Are companies’ climate pledges for real — or just hot air? Here’s how you can tell

Jun 16, 2021 /

Climate change is a global problem that requires global solutions. That means every sector of society — citizens, local and national governments, corporations and businesses — has a role to play in limiting global temperature rise. 

But there is good news: More than 20 percent of the world’s largest corporations have set a 2050 target of going “net zero,” offsetting the carbon pollution they produce by removing an equal amount from the atmosphere. That’s a big deal. Consider that just 100 companies are responsible for more than 70 percent of the world’s greenhouse gas emissions since 1988.

What’s more, momentum is building. Ahead of November’s COP26 climate summit in Glasgow, UK, businesses, investors, organizations and cities are rushing to join the UN’s Race to Zero campaign, considered the gold standard for net zero pledges. And the number of science-based climate commitments made by companies has more than doubled since late 2019.

Sounds good, right? But there’s a big gap between making a pledge and taking meaningful action. Which of these companies are walking the walk, and which are blowing hot air? Here’s how to spot greenwashing — when companies make misleading claims that make their environmental impact look better than it actually is — and what can you do to hold companies’ feet to the fire.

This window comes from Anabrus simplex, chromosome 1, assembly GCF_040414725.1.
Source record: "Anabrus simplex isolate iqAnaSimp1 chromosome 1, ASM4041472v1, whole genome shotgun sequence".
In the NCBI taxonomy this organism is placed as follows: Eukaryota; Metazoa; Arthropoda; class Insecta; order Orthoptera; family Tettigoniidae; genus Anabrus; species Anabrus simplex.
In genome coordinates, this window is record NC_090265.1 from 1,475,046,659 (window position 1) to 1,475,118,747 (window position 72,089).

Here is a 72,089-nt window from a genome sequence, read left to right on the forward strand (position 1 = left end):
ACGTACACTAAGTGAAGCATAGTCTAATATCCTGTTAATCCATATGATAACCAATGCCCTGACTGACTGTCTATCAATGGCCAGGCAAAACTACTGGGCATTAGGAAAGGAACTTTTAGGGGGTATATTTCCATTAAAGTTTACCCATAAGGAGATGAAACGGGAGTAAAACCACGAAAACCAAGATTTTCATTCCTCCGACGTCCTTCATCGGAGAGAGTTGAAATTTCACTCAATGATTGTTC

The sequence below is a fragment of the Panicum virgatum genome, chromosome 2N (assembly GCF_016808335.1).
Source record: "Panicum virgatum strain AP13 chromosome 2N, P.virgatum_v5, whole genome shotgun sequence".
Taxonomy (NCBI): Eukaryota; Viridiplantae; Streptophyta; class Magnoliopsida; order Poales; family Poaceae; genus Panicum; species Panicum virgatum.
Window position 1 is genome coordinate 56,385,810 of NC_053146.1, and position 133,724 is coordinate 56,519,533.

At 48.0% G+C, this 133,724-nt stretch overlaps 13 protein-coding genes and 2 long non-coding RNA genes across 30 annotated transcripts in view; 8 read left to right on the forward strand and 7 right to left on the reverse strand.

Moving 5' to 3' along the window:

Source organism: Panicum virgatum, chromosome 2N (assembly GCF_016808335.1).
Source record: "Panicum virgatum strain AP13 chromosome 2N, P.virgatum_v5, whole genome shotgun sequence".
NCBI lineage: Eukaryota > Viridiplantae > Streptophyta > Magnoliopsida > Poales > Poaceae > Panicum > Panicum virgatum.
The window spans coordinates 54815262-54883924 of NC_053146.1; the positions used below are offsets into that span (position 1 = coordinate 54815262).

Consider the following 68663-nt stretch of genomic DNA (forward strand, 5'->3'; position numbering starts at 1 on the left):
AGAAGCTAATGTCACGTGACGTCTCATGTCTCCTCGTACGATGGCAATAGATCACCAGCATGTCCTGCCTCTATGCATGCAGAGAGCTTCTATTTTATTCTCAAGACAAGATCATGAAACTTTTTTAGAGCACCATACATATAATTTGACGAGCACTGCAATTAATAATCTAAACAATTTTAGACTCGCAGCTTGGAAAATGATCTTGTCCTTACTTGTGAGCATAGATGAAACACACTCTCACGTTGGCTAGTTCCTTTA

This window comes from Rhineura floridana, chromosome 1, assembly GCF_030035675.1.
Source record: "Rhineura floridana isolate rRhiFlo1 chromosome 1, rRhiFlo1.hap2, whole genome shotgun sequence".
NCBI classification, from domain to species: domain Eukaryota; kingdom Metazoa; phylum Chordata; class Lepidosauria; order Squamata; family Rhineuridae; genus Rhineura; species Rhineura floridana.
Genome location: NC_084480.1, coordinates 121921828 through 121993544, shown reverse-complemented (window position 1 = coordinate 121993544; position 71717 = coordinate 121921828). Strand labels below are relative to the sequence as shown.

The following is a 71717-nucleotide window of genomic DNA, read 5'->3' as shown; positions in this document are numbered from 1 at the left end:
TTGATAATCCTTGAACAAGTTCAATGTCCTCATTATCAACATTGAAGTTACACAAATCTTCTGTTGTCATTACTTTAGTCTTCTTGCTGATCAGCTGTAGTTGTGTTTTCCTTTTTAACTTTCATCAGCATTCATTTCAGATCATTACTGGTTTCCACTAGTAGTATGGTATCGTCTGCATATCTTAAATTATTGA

1. Learn to recognize the 3 types of greenwashing

Greenwashing tends to fall into one of three categories, according to climate and data scientist Angel Hsu, founder and director of the Data-Driven EnviroLab. 

The first kind is unintentional: Eager CEOs make well-intentioned pledges without fully grasping what is required to implement them. 

“There’s a lot of pressure these days for companies to make these kinds of commitments without really thinking it through first and developing a plan,” says Hsu. “Often, the cart comes before the horse.”

The second kind involves passing the buck. Rather than reducing their emissions, companies use carbon offsets — paying someone else to make greenhouse gas cuts, or funding sequestration projects elsewhere — to effectively buy themselves a permit to continue with business as usual.